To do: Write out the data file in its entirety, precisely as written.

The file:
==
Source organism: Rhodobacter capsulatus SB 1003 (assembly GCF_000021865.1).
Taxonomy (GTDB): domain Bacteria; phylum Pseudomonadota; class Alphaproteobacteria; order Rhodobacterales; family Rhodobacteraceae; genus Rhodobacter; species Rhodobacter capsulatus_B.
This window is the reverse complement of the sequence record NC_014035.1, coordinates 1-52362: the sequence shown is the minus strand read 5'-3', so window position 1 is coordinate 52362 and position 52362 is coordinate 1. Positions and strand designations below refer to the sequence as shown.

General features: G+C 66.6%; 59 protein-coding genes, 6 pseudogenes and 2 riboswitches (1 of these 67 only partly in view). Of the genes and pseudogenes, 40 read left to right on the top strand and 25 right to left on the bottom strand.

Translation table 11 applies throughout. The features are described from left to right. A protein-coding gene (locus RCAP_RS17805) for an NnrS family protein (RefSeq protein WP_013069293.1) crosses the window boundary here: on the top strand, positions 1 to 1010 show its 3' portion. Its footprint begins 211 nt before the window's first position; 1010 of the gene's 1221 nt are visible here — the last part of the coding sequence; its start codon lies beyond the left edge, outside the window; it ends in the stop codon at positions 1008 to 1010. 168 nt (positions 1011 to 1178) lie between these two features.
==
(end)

Source organism: Rhodobacter capsulatus SB 1003 (assembly GCF_000021865.1).
Taxonomy (GTDB): domain Bacteria; phylum Pseudomonadota; class Alphaproteobacteria; order Rhodobacterales; family Rhodobacteraceae; genus Rhodobacter; species Rhodobacter capsulatus_B.
This window is the reverse complement of the sequence record NC_014035.1, coordinates 1-52362: the sequence shown is the minus strand read 5'-3', so window position 1 is coordinate 52362 and position 52362 is coordinate 1. Positions and strand designations below refer to the sequence as shown.

General features: G+C 66.6%; 59 protein-coding genes, 6 pseudogenes and 2 riboswitches (1 of these 67 only partly in view). Of the genes and pseudogenes, 40 read left to right on the top strand and 25 right to left on the bottom strand.

Translation table 11 applies throughout. The features are described from left to right. A protein-coding gene (locus RCAP_RS17805) for an NnrS family protein (RefSeq protein WP_013069293.1) crosses the window boundary here: on the top strand, positions 1 to 1010 show its 3' portion. Its footprint begins 211 nt before the window's first position; 1010 of the gene's 1221 nt are visible here — the last part of the coding sequence; its start codon lies beyond the left edge, outside the window; it ends in the stop codon at positions 1008 to 1010. 168 nt (positions 1011 to 1178) lie between these two features.